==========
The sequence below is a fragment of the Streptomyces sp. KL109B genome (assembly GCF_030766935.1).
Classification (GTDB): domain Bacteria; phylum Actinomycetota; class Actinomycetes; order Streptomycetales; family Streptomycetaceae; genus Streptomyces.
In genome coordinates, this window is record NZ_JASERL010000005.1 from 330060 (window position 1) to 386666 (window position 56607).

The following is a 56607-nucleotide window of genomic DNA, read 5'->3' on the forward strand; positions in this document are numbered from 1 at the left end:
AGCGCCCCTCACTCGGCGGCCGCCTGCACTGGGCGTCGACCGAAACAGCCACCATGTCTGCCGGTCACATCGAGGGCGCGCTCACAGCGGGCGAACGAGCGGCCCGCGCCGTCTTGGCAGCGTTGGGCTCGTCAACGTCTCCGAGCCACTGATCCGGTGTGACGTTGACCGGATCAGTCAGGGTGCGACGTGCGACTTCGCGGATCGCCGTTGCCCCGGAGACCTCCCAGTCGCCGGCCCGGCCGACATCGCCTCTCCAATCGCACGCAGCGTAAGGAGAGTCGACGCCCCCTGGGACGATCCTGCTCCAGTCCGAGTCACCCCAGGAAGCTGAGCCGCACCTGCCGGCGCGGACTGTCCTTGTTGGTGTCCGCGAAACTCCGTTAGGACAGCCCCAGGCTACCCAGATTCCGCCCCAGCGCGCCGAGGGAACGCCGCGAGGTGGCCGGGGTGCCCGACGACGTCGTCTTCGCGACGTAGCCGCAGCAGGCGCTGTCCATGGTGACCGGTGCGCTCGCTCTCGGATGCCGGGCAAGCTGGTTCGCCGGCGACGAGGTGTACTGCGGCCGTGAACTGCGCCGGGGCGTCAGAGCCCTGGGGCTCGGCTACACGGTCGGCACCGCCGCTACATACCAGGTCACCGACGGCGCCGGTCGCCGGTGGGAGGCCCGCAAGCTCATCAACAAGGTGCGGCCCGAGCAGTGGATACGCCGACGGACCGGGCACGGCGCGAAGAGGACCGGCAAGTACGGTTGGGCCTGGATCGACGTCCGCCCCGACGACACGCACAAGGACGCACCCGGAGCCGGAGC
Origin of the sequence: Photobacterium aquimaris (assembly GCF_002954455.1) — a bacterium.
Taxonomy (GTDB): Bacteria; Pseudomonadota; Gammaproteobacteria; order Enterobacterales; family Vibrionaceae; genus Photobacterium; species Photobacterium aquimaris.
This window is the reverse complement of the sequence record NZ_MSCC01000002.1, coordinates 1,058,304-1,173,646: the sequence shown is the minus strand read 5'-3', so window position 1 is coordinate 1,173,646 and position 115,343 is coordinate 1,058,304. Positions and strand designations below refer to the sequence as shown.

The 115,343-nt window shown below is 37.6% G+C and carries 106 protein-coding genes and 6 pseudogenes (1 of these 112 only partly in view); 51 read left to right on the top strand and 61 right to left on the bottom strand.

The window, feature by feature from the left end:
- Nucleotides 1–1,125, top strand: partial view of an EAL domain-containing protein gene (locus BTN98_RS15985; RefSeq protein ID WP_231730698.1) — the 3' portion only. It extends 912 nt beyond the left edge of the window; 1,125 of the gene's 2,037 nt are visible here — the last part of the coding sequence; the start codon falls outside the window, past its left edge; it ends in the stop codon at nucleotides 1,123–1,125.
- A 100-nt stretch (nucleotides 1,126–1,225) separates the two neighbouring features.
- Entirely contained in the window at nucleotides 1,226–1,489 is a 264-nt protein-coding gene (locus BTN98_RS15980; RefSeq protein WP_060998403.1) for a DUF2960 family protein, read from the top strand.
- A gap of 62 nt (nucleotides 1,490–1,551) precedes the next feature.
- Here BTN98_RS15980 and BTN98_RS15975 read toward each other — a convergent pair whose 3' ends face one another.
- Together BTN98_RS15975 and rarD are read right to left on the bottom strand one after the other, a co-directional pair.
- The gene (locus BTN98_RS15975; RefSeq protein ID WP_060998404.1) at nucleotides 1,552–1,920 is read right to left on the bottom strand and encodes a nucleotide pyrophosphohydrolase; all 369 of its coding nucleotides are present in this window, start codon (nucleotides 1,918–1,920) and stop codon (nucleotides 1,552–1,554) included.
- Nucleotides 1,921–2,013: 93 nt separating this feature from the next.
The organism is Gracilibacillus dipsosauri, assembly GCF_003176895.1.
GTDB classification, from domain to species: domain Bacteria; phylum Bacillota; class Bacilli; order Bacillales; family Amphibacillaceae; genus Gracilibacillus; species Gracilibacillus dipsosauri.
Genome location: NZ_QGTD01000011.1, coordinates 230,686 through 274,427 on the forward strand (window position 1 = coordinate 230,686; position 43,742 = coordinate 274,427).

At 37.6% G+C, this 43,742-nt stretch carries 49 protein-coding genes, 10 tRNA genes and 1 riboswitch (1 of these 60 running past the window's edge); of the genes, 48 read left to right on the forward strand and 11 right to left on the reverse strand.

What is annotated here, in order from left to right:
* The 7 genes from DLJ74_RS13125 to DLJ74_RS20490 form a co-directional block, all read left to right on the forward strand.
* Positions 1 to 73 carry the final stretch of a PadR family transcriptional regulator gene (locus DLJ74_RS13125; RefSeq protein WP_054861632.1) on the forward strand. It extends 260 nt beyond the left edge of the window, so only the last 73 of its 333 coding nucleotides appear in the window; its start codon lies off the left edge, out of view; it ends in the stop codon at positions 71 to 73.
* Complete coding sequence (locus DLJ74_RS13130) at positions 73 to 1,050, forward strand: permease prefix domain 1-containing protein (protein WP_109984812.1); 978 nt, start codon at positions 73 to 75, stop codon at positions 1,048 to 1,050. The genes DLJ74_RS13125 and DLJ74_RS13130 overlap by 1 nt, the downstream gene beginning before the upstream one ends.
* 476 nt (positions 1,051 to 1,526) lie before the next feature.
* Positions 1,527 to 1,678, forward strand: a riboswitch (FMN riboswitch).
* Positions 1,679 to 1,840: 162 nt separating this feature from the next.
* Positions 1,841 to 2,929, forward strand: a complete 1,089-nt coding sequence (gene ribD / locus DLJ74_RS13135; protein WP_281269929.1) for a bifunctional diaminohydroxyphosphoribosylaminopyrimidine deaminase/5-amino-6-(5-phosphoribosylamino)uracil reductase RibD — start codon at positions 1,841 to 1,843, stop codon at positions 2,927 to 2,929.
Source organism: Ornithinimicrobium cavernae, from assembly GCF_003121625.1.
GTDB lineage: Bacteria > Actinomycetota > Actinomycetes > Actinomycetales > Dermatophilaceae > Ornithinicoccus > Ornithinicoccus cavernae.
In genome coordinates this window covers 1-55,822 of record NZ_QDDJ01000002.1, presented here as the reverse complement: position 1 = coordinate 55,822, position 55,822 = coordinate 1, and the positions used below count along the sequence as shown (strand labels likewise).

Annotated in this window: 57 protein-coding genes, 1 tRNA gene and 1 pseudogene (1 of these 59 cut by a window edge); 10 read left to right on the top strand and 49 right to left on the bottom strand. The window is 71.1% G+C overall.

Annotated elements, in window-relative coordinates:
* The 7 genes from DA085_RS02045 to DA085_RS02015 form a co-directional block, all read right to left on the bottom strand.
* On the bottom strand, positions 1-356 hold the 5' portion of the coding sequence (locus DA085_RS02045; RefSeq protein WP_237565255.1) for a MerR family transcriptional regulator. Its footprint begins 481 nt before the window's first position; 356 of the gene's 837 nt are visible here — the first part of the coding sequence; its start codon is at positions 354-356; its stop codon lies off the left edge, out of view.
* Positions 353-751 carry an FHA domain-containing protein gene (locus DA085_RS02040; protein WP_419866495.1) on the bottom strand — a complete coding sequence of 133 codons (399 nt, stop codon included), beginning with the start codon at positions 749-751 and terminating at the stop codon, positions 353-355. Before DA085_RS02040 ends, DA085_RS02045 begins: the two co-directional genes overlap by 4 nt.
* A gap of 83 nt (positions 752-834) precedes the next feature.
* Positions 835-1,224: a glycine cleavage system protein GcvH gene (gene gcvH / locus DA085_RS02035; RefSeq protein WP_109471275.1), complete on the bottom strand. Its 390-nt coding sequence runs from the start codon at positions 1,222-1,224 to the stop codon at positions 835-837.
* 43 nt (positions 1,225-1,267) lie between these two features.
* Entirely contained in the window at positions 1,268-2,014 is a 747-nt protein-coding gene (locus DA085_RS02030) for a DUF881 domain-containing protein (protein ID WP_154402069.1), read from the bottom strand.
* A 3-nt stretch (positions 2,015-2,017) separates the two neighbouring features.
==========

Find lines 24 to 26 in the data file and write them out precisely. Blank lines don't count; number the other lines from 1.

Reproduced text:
* The 7 genes from DLJ74_RS13125 to DLJ74_RS20490 form a co-directional block, all read left to right on the forward strand.
* Positions 1 to 73 carry the final stretch of a PadR family transcriptional regulator gene (locus DLJ74_RS13125; RefSeq protein WP_054861632.1) on the forward strand. It extends 260 nt beyond the left edge of the window, so only the last 73 of its 333 coding nucleotides appear in the window; its start codon lies off the left edge, out of view; it ends in the stop codon at positions 71 to 73.
* Complete coding sequence (locus DLJ74_RS13130) at positions 73 to 1,050, forward strand: permease prefix domain 1-containing protein (protein WP_109984812.1); 978 nt, start codon at positions 73 to 75, stop codon at positions 1,048 to 1,050. The genes DLJ74_RS13125 and DLJ74_RS13130 overlap by 1 nt, the downstream gene beginning before the upstream one ends.